"The security exceptions in international law cannot be invoked to justify measures that benefit unlawful Israeli settlements at the expense of the occupied Palestinian population," Amnesty said. "The construction of the fence/wall inside the Occupied Territories is such a measure and in its present configuration it violates Israel's obligations under international humanitarian law."
The ICRC agrees that Israel has a right to take measures to ensure the security of its population, but stress that such measures must conform to the law.
"The problems affecting the Palestinian population in their daily lives clearly demonstrate that it runs counter to Israel's obligation under international humanitarian law to ensure the humane treatment and well-being of the civilian population living under its occupation," the ICRC said. "The measures taken by the Israeli authorities linked to the construction of the Barrier in occupied territory go far beyond what is permissible for an occupying power under IHL."
The ICRC's statement may be particularly damaging to Israel's case, because the organization has worked in the occupied territories since 1967.
The government of Prime Minister Ariel Sharon, however, immediately criticized the ICRC for its position and decision to go public with it. "There is a danger that the position presented by the ICRC will be turned into a political tool against Israel's measures of self-defense," said Yaakov Levy, Israel's ambassador to international organizations in Geneva.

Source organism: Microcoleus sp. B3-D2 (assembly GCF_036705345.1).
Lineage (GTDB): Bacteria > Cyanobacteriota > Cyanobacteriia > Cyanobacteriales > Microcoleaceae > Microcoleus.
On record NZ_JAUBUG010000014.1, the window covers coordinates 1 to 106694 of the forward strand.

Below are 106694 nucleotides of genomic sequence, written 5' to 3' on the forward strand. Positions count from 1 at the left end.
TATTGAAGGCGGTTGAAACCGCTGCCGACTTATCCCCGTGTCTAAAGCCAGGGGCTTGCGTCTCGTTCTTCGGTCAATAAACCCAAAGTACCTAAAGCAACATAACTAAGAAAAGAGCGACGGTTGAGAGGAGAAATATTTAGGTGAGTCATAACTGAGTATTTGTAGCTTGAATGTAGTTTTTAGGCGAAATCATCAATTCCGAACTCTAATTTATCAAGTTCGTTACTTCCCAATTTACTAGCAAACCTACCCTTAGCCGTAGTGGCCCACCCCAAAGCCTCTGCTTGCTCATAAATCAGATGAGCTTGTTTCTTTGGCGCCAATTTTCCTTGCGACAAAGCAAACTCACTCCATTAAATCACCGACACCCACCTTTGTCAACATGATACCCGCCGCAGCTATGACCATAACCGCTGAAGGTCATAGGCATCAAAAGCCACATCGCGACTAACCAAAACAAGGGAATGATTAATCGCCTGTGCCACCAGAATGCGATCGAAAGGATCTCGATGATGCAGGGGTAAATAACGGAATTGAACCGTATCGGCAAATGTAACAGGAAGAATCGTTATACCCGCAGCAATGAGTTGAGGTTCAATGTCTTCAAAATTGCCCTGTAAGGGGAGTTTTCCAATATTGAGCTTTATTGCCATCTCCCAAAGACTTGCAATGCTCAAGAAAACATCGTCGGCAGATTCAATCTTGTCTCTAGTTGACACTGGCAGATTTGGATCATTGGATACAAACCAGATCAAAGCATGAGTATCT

"The ICRC announcement was a departure from the good relationship that it has enjoyed with Israel in recent years, working for the common goal of improving the humanitarian situation of Palestinians in the midst of a wave of armed attacks against Israel," he added, suggesting that it may compromise the organization's reputation for neutrality.
Many observers believe that the barrier may be less of a security measure than an attempt by the right-wing Likud government to unilaterally impose a permanent border between Israel and a future Palestinian entity, although Sharon has denied that that is his intent. The Bush administration has just dispatched a high-level delegation to Israel to discuss the government's plans.
Copyright © 2004 OneWorld.net